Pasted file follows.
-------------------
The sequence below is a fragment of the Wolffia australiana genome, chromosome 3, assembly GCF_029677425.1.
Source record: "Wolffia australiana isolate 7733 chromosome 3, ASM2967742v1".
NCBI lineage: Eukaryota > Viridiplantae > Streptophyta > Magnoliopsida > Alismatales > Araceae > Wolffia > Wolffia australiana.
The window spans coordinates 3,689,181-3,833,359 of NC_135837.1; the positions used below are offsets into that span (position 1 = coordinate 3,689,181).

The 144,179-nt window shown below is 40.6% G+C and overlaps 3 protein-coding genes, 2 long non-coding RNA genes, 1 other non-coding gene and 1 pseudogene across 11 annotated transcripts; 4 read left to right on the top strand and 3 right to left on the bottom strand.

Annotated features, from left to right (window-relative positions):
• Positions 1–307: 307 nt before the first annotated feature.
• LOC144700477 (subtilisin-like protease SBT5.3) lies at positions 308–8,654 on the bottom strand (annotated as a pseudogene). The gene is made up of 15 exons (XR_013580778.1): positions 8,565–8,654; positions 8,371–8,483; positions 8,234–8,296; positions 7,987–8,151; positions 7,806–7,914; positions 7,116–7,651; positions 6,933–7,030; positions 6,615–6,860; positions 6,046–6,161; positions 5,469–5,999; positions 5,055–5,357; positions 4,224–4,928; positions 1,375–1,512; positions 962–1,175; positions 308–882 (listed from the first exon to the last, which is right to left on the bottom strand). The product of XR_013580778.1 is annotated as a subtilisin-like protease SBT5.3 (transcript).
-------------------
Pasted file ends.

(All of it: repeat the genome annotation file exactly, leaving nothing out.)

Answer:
The sequence below is a fragment of the Wolffia australiana genome, chromosome 3, assembly GCF_029677425.1.
Source record: "Wolffia australiana isolate 7733 chromosome 3, ASM2967742v1".
NCBI lineage: Eukaryota > Viridiplantae > Streptophyta > Magnoliopsida > Alismatales > Araceae > Wolffia > Wolffia australiana.
The window spans coordinates 3,689,181-3,833,359 of NC_135837.1; the positions used below are offsets into that span (position 1 = coordinate 3,689,181).

The 144,179-nt window shown below is 40.6% G+C and overlaps 3 protein-coding genes, 2 long non-coding RNA genes, 1 other non-coding gene and 1 pseudogene across 11 annotated transcripts; 4 read left to right on the top strand and 3 right to left on the bottom strand.

Annotated features, from left to right (window-relative positions):
• Positions 1–307: 307 nt before the first annotated feature.
• LOC144700477 (subtilisin-like protease SBT5.3) lies at positions 308–8,654 on the bottom strand (annotated as a pseudogene). The gene is made up of 15 exons (XR_013580778.1): positions 8,565–8,654; positions 8,371–8,483; positions 8,234–8,296; positions 7,987–8,151; positions 7,806–7,914; positions 7,116–7,651; positions 6,933–7,030; positions 6,615–6,860; positions 6,046–6,161; positions 5,469–5,999; positions 5,055–5,357; positions 4,224–4,928; positions 1,375–1,512; positions 962–1,175; positions 308–882 (listed from the first exon to the last, which is right to left on the bottom strand). The product of XR_013580778.1 is annotated as a subtilisin-like protease SBT5.3 (transcript).